- Upper cervical subluxation – the vertebrae that are positioned at the top of the spinal column play an important role in dictating the alignment of the rest of the spine below them. When the atlas or axis misalign, they can cause compensations throughout the rest of the spin and disturb normal nervous system function.
To learn more about the connection between head and neck injuries and back pain download our complimentary e-book Natural and Drug-Free Ways to End Your Back Pain and Sciatica by clicking the image below.
Back Pain and Your Central Nervous System
Aside from feeling good and maintaining your quality of life, it is important to take care of your spine for another critical reason. Your spine houses your brainstem and spinal cord, which connect to your brain above to make up your central nervous system (CNS). Irritated nerves can not only cause pain, discomfort, numbness, tingling, and muscle weakness, they can also cause many other issues with your body’s ability to self-regulate.
Medications might help you to deal with back pain in the short term. However, if you are looking for relief that is more than just temporary, then it is necessary to get to the underlying cause of the problem. The source of many cases of back pain originates at the very top of the spine at the most freely movable segments. The atlas (C1) and axis (C2) vertebrae are some of the most unique of the spinal column. They are responsible for bearing the weight of the head and account for the majority of its movement. A misalignment in the upper neck will set off a cascade of compensation throughout the rest of the spine as it’s forced to try and keep the eyes level and the head in a neutral position.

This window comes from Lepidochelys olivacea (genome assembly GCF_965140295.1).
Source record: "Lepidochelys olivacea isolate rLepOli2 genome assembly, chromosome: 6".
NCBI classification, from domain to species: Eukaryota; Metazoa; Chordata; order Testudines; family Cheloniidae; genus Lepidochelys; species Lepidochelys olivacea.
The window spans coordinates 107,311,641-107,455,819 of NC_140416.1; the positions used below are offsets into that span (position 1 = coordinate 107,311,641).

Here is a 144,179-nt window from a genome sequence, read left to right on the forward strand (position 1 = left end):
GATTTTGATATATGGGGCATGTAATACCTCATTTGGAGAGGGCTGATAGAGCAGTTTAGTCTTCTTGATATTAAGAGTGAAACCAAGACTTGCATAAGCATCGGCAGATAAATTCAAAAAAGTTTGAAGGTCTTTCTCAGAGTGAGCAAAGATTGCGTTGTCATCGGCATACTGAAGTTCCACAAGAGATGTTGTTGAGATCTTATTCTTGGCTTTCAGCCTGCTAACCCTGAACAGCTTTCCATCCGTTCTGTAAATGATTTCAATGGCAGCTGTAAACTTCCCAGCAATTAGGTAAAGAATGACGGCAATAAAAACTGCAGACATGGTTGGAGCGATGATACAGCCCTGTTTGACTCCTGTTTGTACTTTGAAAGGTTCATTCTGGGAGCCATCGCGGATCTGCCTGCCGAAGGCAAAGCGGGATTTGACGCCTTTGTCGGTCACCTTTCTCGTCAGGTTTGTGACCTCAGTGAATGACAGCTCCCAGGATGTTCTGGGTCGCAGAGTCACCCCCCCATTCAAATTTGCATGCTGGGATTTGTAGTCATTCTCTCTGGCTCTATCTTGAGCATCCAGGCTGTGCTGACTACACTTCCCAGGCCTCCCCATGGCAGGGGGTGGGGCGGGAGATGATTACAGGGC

Upper Cervical Chiropractic Addresses the Root Cause of Back Pain
If you’ve been suffering from back pain, chances are you can look in the mirror and see that your head might be tilted to the left or right, your shoulders may not be level with each other, and one hip might be higher than the other. These compensations can cause unequal strain and tension on one side of the spine versus the other, and over time can result in early degeneration and tissue injury. As an upper cervical chiropractic practice, rather than chase around your pain by addressing these compensations, we go straight to the root cause of the problem. This benefits our patients immensely by giving them a natural option for healing and by creating a lasting solution.
At Symmetry Health Chiropractic Center, we take a precise, gentle approach to care. This makes upper cervical chiropractic care the ideal solution for those suffering from back pain, numbness, tingling, and loss of function. Upper cervical adjustments are tailored towards each patient, giving them the best possible opportunity to hold their normal spinal alignment in place. This gives your body the time it needs to heal and repair damaged tissues, restoring better function and a better quality of life.